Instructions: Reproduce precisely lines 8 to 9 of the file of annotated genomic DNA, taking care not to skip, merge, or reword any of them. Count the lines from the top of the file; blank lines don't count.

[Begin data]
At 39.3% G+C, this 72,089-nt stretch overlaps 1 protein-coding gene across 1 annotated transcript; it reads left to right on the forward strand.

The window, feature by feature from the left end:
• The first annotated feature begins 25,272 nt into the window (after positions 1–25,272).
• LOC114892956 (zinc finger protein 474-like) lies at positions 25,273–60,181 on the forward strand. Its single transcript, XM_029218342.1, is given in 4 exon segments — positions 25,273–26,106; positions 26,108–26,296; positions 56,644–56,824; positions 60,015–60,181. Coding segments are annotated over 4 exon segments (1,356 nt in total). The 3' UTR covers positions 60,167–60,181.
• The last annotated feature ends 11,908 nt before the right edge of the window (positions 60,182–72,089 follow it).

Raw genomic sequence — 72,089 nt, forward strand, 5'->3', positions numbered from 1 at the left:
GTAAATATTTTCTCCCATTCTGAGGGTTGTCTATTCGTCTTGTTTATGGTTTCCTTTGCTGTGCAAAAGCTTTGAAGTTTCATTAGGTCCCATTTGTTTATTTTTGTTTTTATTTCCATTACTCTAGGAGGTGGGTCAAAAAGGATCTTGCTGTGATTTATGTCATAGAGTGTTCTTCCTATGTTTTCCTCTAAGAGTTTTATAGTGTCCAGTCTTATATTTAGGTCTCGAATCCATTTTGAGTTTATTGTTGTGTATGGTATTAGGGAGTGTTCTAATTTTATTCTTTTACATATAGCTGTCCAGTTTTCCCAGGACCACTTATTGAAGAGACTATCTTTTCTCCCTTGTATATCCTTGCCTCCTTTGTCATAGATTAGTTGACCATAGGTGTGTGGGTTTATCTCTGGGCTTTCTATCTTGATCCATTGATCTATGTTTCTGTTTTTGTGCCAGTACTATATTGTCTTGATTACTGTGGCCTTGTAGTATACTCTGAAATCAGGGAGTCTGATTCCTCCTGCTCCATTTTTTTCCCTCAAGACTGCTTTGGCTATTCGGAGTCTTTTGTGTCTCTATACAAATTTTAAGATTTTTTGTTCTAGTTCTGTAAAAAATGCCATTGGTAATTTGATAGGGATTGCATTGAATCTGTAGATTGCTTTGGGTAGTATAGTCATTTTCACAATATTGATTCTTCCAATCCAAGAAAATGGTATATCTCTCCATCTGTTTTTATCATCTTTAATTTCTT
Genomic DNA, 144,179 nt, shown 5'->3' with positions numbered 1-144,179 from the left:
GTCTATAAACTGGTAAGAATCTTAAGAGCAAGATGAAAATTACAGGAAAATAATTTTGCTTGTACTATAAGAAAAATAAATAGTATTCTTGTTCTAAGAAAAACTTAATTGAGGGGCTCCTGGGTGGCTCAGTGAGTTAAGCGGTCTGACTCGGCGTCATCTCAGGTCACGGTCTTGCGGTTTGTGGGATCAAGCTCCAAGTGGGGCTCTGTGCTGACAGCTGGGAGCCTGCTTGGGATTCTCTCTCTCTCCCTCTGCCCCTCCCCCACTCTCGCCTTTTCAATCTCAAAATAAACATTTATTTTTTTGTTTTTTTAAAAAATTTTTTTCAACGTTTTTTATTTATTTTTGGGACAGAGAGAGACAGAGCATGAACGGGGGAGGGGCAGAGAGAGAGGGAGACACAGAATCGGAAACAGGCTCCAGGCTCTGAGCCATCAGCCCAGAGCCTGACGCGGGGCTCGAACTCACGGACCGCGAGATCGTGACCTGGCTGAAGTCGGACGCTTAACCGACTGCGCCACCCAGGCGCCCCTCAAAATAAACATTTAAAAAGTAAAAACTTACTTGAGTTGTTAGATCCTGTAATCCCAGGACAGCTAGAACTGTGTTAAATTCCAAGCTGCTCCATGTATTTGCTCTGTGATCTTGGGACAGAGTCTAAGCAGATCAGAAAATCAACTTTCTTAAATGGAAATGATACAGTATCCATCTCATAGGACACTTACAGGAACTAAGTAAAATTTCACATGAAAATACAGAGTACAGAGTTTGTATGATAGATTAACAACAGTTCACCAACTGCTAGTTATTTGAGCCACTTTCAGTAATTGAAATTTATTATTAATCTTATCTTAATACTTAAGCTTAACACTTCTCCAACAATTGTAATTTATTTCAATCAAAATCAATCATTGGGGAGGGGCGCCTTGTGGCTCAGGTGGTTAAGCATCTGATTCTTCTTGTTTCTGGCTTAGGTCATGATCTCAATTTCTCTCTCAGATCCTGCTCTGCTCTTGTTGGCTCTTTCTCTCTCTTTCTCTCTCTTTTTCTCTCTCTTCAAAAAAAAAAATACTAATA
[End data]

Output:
Genomic DNA, 144,179 nt, shown 5'->3' with positions numbered 1-144,179 from the left:
GTCTATAAACTGGTAAGAATCTTAAGAGCAAGATGAAAATTACAGGAAAATAATTTTGCTTGTACTATAAGAAAAATAAATAGTATTCTTGTTCTAAGAAAAACTTAATTGAGGGGCTCCTGGGTGGCTCAGTGAGTTAAGCGGTCTGACTCGGCGTCATCTCAGGTCACGGTCTTGCGGTTTGTGGGATCAAGCTCCAAGTGGGGCTCTGTGCTGACAGCTGGGAGCCTGCTTGGGATTCTCTCTCTCTCCCTCTGCCCCTCCCCCACTCTCGCCTTTTCAATCTCAAAATAAACATTTATTTTTTTGTTTTTTTAAAAAATTTTTTTCAACGTTTTTTATTTATTTTTGGGACAGAGAGAGACAGAGCATGAACGGGGGAGGGGCAGAGAGAGAGGGAGACACAGAATCGGAAACAGGCTCCAGGCTCTGAGCCATCAGCCCAGAGCCTGACGCGGGGCTCGAACTCACGGACCGCGAGATCGTGACCTGGCTGAAGTCGGACGCTTAACCGACTGCGCCACCCAGGCGCCCCTCAAAATAAACATTTAAAAAGTAAAAACTTACTTGAGTTGTTAGATCCTGTAATCCCAGGACAGCTAGAACTGTGTTAAATTCCAAGCTGCTCCATGTATTTGCTCTGTGATCTTGGGACAGAGTCTAAGCAGATCAGAAAATCAACTTTCTTAAATGGAAATGATACAGTATCCATCTCATAGGACACTTACAGGAACTAAGTAAAATTTCACATGAAAATACAGAGTACAGAGTTTGTATGATAGATTAACAACAGTTCACCAACTGCTAGTTATTTGAGCCACTTTCAGTAATTGAAATTTATTATTAATCTTATCTTAATACTTAAGCTTAACACTTCTCCAACAATTGTAATTTATTTCAATCAAAATCAATCATTGGGGAGGGGCGCCTTGTGGCTCAGGTGGTTAAGCATCTGATTCTTCTTGTTTCTGGCTTAGGTCATGATCTCAATTTCTCTCTCAGATCCTGCTCTGCTCTTGTTGGCTCTTTCTCTCTCTTTCTCTCTCTTTTTCTCTCTCTTCAAAAAAAAAAATACTAATA